Category: Writing musings

Post 5: Thoughts on maps

Post 5: Thoughts on maps

My cunning plan to reread all nine of the published Brightmoon books got bogged down in the pesky business of releasing a new Regency romance, so I’m a little behind schedule with the reading, but in the meantime, I’ve been thinking a little bit about maps. Every self-respecting fantasy has maps, right? Well, mine didn’t, partly because the early books were fairly localised, so there wasn’t really much need for one, so it was quite a long time before I started doodling on bits of paper to try to pull together the various places. But largely, I confess, it was because I didn’t know anyone who would make one for me and I didn’t have the skills to do it. Not an insuperable problem, probably, but somehow I never got round to making a full map of the Brightmoon world, beyond those doodles. But then along came The Second God, […]


Author answers 23: What is your favourite point of view and tense to write in and why?

This is a fun question, because until not so long ago, my answer would have been: you what? Point of view? Tense? Errrr… It was only when I’d finished my first novel and introduced it to the harsh and unforgiving glare of an online critique group that I discovered just how little I knew about writing. That book, I discovered, was written in third person limited, past tense. With my second book, I moved on to first person past tense, and there I stayed for several more books. What’s the difference? With third person (’she climbed the stairs’), there’s an immediate distance between the reader and the character. The reader is on the outside, observing the character’s actions. With first person (’I climbed the stairs’), the reader is right inside the character’s head. Now, it’s perfectly possible to convey a character’s inner thoughts and feelings in a vivid and visceral […]

Posted August 13, 2017 by PaulineMRoss in AuthorsAnswer, Writing musings / 0 Comments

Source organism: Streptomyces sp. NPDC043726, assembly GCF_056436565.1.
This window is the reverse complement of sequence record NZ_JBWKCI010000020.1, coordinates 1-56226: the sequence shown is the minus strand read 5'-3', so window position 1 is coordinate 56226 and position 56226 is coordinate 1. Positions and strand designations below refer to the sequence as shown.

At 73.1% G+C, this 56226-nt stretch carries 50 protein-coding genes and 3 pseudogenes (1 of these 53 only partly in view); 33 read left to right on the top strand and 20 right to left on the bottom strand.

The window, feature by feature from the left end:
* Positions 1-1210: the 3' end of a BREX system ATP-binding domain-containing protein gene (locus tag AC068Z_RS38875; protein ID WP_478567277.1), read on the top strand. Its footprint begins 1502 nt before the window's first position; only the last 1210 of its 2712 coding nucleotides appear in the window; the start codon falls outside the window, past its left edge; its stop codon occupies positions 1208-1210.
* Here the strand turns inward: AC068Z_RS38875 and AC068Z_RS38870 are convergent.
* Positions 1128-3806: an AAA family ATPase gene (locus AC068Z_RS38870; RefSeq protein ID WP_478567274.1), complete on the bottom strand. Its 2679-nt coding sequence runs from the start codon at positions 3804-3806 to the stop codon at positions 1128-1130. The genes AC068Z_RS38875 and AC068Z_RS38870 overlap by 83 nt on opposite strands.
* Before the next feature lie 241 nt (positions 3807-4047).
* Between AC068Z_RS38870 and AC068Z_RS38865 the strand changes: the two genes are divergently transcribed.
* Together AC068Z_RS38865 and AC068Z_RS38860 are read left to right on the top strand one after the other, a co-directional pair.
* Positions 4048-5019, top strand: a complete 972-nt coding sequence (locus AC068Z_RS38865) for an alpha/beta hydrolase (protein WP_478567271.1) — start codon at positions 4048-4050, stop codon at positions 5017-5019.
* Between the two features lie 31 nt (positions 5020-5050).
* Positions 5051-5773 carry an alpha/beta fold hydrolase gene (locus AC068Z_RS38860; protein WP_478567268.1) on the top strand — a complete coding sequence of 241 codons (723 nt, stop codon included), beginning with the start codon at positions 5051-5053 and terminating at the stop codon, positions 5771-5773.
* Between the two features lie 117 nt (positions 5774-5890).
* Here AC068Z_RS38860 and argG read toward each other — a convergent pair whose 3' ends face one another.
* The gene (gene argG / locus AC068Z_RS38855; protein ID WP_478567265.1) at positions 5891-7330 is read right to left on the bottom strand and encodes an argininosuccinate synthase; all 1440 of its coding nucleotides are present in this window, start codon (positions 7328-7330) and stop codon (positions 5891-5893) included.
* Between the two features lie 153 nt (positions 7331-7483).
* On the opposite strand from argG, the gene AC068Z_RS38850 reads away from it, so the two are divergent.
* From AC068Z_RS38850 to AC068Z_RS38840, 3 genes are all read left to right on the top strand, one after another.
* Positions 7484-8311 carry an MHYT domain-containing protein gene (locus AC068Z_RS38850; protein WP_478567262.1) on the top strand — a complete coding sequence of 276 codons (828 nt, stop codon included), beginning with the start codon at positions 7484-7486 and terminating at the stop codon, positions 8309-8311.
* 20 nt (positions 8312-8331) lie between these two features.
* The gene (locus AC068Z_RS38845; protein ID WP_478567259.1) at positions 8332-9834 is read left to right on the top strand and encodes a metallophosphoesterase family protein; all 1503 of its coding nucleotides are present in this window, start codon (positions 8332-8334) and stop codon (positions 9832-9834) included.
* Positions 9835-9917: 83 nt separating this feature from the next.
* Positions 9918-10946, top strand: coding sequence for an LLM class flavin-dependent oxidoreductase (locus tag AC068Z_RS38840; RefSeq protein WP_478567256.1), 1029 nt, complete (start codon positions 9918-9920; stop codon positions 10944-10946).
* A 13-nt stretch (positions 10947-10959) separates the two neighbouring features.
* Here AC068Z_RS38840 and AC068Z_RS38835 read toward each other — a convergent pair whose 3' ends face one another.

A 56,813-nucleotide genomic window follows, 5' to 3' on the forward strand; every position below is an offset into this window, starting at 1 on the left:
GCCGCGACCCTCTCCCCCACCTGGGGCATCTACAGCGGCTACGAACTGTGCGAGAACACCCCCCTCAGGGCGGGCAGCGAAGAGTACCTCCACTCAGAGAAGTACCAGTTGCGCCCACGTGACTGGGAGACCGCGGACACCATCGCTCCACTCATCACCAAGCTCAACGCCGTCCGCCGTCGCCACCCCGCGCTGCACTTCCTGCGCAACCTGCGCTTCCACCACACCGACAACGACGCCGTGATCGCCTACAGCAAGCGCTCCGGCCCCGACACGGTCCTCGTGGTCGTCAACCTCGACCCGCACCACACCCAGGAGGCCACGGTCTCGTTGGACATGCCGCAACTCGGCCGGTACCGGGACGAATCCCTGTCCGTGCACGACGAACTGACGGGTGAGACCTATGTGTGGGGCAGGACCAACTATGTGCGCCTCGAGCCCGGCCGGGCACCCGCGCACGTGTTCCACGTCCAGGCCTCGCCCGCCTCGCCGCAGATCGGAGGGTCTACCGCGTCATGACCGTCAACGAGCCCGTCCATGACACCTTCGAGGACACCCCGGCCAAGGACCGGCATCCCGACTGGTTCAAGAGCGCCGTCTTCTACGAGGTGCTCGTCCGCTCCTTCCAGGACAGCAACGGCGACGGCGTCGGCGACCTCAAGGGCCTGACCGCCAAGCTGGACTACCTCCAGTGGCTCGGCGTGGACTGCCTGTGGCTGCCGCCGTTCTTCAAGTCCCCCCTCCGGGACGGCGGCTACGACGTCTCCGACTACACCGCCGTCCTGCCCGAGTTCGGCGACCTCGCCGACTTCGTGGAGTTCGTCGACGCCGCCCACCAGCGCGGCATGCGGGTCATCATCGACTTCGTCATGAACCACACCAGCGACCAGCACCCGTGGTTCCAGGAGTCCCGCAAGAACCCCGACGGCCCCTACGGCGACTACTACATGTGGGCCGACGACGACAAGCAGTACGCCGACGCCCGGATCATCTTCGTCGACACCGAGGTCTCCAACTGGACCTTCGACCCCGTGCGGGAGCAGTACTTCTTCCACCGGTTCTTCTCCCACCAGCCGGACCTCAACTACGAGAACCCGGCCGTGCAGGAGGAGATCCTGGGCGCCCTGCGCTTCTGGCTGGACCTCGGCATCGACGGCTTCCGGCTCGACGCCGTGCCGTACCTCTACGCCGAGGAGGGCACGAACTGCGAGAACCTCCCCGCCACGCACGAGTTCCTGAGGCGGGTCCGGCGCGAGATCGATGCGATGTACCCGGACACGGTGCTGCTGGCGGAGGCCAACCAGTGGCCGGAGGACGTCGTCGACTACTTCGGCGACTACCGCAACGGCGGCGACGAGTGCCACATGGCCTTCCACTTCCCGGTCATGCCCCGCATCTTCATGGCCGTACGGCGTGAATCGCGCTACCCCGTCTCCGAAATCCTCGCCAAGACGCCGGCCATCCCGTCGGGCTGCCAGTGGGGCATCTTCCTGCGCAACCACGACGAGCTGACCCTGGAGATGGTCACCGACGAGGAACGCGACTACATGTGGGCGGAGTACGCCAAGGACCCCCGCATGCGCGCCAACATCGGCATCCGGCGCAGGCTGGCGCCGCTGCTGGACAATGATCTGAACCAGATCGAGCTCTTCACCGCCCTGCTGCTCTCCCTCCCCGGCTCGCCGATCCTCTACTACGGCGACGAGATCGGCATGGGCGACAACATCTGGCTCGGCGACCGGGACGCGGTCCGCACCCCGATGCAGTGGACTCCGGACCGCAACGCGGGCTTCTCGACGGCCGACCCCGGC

Author answers 22: Barring a zombie apocalypse, is there anything that could make you stop writing?

Wow, it’s more than a month since I posted anything here! No, I’m not dead, folks, just embroiled in summer holidays. So lots of catching up to do. On to a long-delayed authors answer question: could anything make you stop writing? Of course. Death, serious illness, a whole swathe of troubles affecting me or my family would do it. Writing is an indulgence, for me, but it’s not something I regard as an inseparable part of my life. Making up stories in my head, yes, that’s me, it’s something I’ve done all my life and it will probably be the last thing to go when senility overtakes me. But writing those stories down? Fun to do, and even more fun to publish, but not essential to my well-being. Footnote: Authors Answer is the brainchild of blogger Jay Dee Archer, of I Read Encyclopedias For Fun. You can read the answers […]

Posted August 11, 2017 by PaulineMRoss in AuthorsAnswer, Writing musings / 0 Comments

Authors answer #20: What element of writing (setting, characterization, plot development, etc.) do you find most challenging?

For me, it’s definitely the plot. I’m a pantser, which means I just start writing without much thought in my head of where the story might take me. I usually start with a character, or a group of characters, in a particular situation, and I just turn them loose, so to speak, and they make their own decisions and steer the story. The setting grows around them. But, while this kind of ‘discovery’ writing, where the author discovers the story at the time without any forethought or planning, can lead to problems. You can find your characters have got themselves into a deep hole and really can’t get out again without miraculous help, and that’s a big no-no. There’s even an expression for it: deus ex machina, (the god from the machine). This doesn’t happen to me very often, since my characters tend to be sensible chaps and chapesses, who […]

Posted February 12, 2017 by PaulineMRoss in AuthorsAnswer, Writing musings / 0 Comments

2016 review: Part 3: Writing

I got a lot of writing done in 2016. A lot. I finally found my stride, and increased my speed, as well as making daily writing a more consistent habit, and the result was (tada! roll of drums!): 548,000 words written Which is a lot! Of that, 167,000 words, or 30%, was fantasy and the rest Regency romance. For the fantasy, I wrote the whole of The Second God and began Findo Gask’s Apprentice. For the Regencies, I finished Amy, and wrote Belle, Connie, Dulcie, Grace and Hope, plus a novella, Mary. I discovered along the way that I can’t write two books at the same time. I can, however, write one and edit another, so that’s how I work it. At any one time, I’ll have one book being written, another ‘brewing’, or resting before editing, and another being edited or otherwise prepared for publication. At this precise moment, […]